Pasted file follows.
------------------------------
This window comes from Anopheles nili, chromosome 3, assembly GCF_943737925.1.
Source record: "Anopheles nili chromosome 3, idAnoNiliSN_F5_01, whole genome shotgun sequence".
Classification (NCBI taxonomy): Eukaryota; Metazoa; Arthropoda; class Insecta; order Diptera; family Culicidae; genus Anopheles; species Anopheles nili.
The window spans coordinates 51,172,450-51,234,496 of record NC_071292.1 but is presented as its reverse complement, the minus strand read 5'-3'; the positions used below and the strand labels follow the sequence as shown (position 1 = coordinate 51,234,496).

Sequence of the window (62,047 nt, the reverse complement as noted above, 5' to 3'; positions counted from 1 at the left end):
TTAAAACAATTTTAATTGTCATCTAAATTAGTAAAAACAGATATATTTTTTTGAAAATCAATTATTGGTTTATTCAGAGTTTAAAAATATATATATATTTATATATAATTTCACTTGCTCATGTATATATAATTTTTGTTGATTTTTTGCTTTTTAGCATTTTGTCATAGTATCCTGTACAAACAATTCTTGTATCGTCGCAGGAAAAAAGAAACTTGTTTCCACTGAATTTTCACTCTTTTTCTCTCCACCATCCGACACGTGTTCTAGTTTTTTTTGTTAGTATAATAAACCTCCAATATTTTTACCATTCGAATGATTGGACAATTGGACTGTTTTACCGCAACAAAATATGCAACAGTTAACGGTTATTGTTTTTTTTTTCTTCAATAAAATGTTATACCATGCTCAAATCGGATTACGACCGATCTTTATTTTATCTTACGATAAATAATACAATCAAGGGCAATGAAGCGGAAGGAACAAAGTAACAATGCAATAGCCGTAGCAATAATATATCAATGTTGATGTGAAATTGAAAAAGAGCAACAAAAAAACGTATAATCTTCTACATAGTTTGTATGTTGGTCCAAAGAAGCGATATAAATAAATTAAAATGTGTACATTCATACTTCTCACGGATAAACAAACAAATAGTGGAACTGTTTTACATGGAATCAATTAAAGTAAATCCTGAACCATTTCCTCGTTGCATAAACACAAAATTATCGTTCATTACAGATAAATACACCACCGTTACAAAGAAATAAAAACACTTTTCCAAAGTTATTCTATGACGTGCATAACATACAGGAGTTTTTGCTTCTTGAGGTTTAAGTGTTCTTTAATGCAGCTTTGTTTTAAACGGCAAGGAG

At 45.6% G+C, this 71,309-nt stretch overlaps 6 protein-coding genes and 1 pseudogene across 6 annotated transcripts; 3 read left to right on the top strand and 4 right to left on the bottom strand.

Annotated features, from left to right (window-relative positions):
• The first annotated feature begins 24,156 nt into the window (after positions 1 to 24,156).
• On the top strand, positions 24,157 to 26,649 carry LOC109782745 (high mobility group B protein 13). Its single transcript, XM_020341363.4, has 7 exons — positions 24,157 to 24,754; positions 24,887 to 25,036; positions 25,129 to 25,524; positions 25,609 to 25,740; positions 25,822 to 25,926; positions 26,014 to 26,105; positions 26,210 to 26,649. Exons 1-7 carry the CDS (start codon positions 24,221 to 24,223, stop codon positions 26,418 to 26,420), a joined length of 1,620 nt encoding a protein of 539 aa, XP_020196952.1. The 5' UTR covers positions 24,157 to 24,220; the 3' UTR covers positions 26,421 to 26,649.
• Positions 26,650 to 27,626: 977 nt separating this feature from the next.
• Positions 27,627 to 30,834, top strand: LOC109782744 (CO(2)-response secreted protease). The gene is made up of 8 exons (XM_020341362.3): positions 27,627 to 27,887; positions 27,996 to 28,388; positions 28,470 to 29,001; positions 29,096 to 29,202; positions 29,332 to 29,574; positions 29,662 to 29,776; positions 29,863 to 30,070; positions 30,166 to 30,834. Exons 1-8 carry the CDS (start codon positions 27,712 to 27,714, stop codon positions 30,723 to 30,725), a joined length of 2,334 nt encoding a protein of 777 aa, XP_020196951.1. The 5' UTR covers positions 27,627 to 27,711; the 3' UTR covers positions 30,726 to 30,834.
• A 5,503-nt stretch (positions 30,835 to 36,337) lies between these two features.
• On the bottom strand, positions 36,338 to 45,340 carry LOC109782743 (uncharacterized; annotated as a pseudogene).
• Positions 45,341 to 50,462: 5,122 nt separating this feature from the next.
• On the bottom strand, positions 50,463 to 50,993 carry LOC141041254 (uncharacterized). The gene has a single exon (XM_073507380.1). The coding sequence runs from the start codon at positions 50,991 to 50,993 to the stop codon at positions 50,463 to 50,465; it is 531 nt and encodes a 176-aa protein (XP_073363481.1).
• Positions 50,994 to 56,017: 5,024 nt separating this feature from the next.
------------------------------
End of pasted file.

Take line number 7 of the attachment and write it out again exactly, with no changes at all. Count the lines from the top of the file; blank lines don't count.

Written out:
At 45.6% G+C, this 71,309-nt stretch overlaps 6 protein-coding genes and 1 pseudogene across 6 annotated transcripts; 3 read left to right on the top strand and 4 right to left on the bottom strand.